In her debut novel, In the Shadow of the Banyan, fiction eerily mirrors Ratner’s reality, as she tells the visceral and achingly heartbreaking story of 7-year-old Raami, a member of the royal family and a child who should never have had to see the things she witnessed. Raami’s story is loosely based on Ratner’s life.
Like Ratner, Raami holds on to her innocence as only a very young child can. Raami transports herself away from the ugliness and violence around her by turning inward. For a time, she does not speak. She is in a world of her own making. Ratner employs magical realism, and this literary device works well when one is telling a story from the point of view of a 7-year-old, especially one who has seen such horror.
When Raami’s father, the light of her life, disappears, she grieves for him. In Cambodian culture, absence is worse than death. In all likelihood, the Khmer Rouge did indeed kill her father, “the Tiger prince,” almost immediately. His absence sends Raami reeling.
Her only solace is in words, particularly in the stories her father used to tell her. “When the sky is dark, when all around us is black and hopeless, the moon is our only light,” he told her. “I should like to go to the moon,” he said.
Raami’s father told her stories so she could fly. “I told you stories to give you wings, Raami, so that you would never be trapped by anything—your name, your title, the limits of your body [she has polio], this world’s suffering,” he explains. For Raami, there is magic in words; they have healing properties that enable her to endure the suffering that the Khmer Rouge inflicted upon her and her family. Words and stories were a way to escape the bonds of this earth and float away, far above the blood-red rivers of Cambodia.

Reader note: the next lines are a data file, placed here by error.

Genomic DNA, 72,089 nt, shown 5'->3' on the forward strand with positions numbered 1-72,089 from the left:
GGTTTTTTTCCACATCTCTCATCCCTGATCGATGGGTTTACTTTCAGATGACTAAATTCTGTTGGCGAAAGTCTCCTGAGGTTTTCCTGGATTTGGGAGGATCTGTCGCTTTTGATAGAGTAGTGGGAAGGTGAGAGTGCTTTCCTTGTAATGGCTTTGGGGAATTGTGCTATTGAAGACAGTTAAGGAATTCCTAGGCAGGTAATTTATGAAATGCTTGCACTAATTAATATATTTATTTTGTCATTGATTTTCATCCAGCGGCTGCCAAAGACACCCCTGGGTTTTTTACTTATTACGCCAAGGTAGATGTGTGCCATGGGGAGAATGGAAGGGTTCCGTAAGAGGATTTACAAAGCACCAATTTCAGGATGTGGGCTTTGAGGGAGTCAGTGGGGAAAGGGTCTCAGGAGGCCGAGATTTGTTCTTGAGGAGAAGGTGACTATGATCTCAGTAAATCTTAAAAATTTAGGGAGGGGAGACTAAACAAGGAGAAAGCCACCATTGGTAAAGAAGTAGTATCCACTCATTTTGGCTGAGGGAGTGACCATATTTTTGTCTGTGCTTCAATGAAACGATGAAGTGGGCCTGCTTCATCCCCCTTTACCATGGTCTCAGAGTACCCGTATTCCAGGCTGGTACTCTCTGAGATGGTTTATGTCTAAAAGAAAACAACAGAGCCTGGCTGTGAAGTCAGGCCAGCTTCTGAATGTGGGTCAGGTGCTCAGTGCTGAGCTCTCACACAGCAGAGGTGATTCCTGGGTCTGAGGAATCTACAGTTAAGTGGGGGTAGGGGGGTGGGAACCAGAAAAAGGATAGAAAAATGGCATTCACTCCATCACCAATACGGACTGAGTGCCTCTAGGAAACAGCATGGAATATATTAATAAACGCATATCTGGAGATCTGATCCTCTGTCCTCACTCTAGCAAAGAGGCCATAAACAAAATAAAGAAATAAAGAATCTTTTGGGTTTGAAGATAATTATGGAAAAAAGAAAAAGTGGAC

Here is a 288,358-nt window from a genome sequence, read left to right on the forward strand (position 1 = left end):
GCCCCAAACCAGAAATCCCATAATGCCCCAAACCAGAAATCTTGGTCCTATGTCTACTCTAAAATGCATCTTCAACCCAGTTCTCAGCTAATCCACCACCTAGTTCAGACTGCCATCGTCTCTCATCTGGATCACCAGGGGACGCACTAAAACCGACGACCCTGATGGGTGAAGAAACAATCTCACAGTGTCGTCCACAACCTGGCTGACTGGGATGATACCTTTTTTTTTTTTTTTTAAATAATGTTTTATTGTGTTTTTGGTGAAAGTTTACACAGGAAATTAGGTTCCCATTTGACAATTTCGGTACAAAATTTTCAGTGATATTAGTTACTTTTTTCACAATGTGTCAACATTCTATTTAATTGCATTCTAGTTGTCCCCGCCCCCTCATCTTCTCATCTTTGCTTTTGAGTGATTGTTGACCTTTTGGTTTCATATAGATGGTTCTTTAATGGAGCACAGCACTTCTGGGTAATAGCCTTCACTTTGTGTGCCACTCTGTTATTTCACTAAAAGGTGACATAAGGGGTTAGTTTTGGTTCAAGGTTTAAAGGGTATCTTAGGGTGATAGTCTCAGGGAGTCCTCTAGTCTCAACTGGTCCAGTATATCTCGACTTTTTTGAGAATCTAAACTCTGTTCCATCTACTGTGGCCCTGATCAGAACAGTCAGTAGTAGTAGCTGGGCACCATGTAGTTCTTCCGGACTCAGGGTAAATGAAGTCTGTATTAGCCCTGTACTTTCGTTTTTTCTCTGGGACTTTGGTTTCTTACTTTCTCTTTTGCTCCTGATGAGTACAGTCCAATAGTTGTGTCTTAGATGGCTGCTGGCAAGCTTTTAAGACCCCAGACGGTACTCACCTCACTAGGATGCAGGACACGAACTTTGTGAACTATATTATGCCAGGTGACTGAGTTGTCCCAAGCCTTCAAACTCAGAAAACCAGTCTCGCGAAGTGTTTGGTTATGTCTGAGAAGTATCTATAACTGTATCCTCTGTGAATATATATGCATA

In the Shadow of the Banyan shows the ultimate triumph of the human spirit, a stunning feat in such a dark story. Despite its bleak subject matter, hope wins out in the end; humanity and the humaneness of man survive. The beauty of this novel contrasts with the brutality of the Khmer Rouge.
Ratner turns the lush, green landscape of Cambodia into a character in this story. Oh, if the country could only talk. Ratner locates “readers in the loveliness of the natural world” and immerses them “in the rhythm of a people’s thoughts and sentiments, in its literature and art.” “Only when we know what existed,” Ratner writes, “can we truly mourn what is lost.”
Words, stories, and storytelling are very powerful. They have a fundamental influence over us all. Like Raami, Ratner “saw and understood the world through stories.” Ratner remembers, “In Cambodia, under the Khmer Rouge, when I was lost in a forest or abandoned by my work unit among the vast rice fields because I moved too slowly, I would recall the legends my father or nanny had told me or those tales I’d een able to read myself.” She invoked “them like incantations, chanting aloud descriptions and dialogues” she memorized. The stories made her fear disappear. “Stories,” Ratner recounts, “were magic spells.” She used words and stories to “transform and transport” herself.”
May we always keep stories alive, for us and for every generation that follows. Stories should never die.